Are file permissions in files on external devices silly?

Martin Pitt martin.pitt at ubuntu.com
Fri Nov 21 18:33:02 UTC 2008


Jesse Ruffin [2008-11-21 11:46 -0500]:
> The real answer is to use mount options.

Exactly.

> ADFS, AFFS, FAT (and variants), HFS, HPFS, ISO9660, and UDF all
> support the 'gid' option. Combine that with the 'users' option

You mean the "uid" option, like the vfat and ntfs file systems have.

> As for doing this automatically, it could be included in the fstab
> for fixed devices, such as floppy drives and CD/DVD drives.
> Removable devices are a little harder

No, actually not. The hard part are drives in /etc/fstab, since we
cannot automatically change them during upgrades. However, that
shouldn't be a concern because hardly any removable USB device is in
fstab, except for CD-ROMs for historical reasons (which expose this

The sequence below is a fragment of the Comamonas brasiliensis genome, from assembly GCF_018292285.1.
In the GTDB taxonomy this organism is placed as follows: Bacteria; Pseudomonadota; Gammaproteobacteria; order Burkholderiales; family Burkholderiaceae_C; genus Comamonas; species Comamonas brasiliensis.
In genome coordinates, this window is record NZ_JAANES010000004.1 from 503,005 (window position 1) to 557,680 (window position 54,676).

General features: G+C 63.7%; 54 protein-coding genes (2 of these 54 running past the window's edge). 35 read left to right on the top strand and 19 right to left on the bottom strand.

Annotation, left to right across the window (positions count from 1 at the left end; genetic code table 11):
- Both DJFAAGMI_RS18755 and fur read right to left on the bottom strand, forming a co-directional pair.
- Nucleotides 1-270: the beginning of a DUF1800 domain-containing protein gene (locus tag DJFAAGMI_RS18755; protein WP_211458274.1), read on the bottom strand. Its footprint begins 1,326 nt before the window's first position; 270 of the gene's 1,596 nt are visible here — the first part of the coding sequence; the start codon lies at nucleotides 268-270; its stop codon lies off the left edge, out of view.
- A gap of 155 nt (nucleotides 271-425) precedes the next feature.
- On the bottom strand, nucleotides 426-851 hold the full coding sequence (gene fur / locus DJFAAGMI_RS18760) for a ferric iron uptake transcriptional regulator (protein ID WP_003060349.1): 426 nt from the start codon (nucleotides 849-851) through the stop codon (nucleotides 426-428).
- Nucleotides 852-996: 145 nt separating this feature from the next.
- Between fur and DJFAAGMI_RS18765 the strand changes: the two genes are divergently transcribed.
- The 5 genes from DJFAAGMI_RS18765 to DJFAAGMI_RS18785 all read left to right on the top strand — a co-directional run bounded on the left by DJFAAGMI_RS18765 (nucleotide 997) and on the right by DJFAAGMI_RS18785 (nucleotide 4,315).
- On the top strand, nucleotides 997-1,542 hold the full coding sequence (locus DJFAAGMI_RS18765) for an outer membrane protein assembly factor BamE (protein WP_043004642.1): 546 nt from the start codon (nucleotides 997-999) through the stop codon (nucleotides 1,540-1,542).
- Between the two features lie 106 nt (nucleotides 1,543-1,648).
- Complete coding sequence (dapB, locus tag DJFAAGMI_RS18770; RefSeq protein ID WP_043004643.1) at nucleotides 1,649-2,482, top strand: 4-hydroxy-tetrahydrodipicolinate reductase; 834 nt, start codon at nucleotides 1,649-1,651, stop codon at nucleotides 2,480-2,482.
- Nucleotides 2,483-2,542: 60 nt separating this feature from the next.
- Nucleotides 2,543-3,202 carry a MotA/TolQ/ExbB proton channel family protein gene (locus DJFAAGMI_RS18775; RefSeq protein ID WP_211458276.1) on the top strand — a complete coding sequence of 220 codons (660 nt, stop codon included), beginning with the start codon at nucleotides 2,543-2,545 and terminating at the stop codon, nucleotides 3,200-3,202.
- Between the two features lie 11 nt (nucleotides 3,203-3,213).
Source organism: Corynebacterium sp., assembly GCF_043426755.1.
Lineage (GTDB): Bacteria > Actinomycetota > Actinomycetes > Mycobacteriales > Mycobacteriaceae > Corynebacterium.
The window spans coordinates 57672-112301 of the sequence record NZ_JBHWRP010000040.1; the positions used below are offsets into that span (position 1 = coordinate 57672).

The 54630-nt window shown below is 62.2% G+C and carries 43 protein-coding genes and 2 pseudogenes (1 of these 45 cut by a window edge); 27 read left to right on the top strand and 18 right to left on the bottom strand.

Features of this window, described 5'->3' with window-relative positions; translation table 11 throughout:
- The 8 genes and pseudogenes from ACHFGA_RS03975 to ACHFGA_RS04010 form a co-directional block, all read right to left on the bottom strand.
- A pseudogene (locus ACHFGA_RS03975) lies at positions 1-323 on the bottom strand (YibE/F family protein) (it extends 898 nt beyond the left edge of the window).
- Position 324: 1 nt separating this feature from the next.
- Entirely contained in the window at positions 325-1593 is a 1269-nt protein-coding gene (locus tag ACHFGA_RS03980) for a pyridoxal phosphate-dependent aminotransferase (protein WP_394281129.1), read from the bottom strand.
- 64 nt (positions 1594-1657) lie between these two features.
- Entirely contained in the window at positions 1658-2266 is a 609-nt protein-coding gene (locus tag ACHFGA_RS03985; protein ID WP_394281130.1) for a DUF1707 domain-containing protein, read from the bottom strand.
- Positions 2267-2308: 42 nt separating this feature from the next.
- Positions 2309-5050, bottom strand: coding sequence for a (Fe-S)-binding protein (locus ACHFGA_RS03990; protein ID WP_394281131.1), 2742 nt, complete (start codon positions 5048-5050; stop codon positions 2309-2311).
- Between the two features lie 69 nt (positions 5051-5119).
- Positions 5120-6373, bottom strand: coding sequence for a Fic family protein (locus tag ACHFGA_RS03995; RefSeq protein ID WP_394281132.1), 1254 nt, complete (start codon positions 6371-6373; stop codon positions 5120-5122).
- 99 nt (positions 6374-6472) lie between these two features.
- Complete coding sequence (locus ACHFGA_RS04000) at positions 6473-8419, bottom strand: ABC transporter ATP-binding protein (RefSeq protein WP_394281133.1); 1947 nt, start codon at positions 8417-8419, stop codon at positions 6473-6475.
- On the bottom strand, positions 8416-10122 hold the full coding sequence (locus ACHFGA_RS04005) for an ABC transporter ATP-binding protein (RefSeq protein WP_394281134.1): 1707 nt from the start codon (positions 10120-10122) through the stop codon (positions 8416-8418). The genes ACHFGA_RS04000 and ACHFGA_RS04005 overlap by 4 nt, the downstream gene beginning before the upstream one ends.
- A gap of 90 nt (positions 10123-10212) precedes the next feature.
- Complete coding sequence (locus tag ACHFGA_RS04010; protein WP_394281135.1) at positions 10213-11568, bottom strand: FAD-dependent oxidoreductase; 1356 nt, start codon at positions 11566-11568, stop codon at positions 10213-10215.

very problem with UDF).

For removable drives, once the kernel supports uid=/gid= options for
hfs+ (Mac) and ext3 (other Linuxes), they can be trivially applied
automatically in hal if a device is detected as removable. The hard
part is to get kernel support for it.

> Doing this by default seems safe to me, but it would need more
> thought and consensus before change.

I mostly agree. I know systems which use USB hard drives as their main
storage, where enforcing file system permissions is absolutely
required. However, on such configurations, these drives are in fstab
(for / or /home, etc.) and thus won't have the uid=/gid= options
applied.

I don't think any user will expect enforced file permissions on an
automount in /media/.

Martin

-- 
Martin Pitt                        | http://www.piware.de
Ubuntu Developer (www.ubuntu.com)  | Debian Developer  (www.debian.org)
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